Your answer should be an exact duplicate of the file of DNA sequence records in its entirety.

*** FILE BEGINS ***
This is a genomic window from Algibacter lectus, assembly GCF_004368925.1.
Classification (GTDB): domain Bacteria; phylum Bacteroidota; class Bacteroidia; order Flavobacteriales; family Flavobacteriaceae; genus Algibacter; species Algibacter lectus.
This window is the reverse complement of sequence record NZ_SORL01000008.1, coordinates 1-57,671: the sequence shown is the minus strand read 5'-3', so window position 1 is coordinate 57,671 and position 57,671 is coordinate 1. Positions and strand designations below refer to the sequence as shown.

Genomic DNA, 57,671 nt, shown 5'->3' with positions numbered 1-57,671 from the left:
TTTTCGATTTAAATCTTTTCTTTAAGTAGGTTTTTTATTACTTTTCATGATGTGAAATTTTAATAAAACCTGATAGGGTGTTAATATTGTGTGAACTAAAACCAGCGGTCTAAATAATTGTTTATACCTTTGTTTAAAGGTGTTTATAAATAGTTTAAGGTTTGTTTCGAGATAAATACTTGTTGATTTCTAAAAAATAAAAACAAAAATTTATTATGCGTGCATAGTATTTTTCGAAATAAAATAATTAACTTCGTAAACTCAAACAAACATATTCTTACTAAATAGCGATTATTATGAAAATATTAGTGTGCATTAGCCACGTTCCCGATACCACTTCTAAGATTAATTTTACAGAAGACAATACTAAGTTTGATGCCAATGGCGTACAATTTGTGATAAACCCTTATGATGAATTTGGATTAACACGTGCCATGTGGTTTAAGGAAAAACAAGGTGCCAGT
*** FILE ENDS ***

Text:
This is a genomic window from Algibacter lectus, assembly GCF_004368925.1.
Classification (GTDB): domain Bacteria; phylum Bacteroidota; class Bacteroidia; order Flavobacteriales; family Flavobacteriaceae; genus Algibacter; species Algibacter lectus.
This window is the reverse complement of sequence record NZ_SORL01000008.1, coordinates 1-57,671: the sequence shown is the minus strand read 5'-3', so window position 1 is coordinate 57,671 and position 57,671 is coordinate 1. Positions and strand designations below refer to the sequence as shown.

Genomic DNA, 57,671 nt, shown 5'->3' with positions numbered 1-57,671 from the left:
TTTTCGATTTAAATCTTTTCTTTAAGTAGGTTTTTTATTACTTTTCATGATGTGAAATTTTAATAAAACCTGATAGGGTGTTAATATTGTGTGAACTAAAACCAGCGGTCTAAATAATTGTTTATACCTTTGTTTAAAGGTGTTTATAAATAGTTTAAGGTTTGTTTCGAGATAAATACTTGTTGATTTCTAAAAAATAAAAACAAAAATTTATTATGCGTGCATAGTATTTTTCGAAATAAAATAATTAACTTCGTAAACTCAAACAAACATATTCTTACTAAATAGCGATTATTATGAAAATATTAGTGTGCATTAGCCACGTTCCCGATACCACTTCTAAGATTAATTTTACAGAAGACAATACTAAGTTTGATGCCAATGGCGTACAATTTGTGATAAACCCTTATGATGAATTTGGATTAACACGTGCCATGTGGTTTAAGGAAAAACAAGGTGCCAGT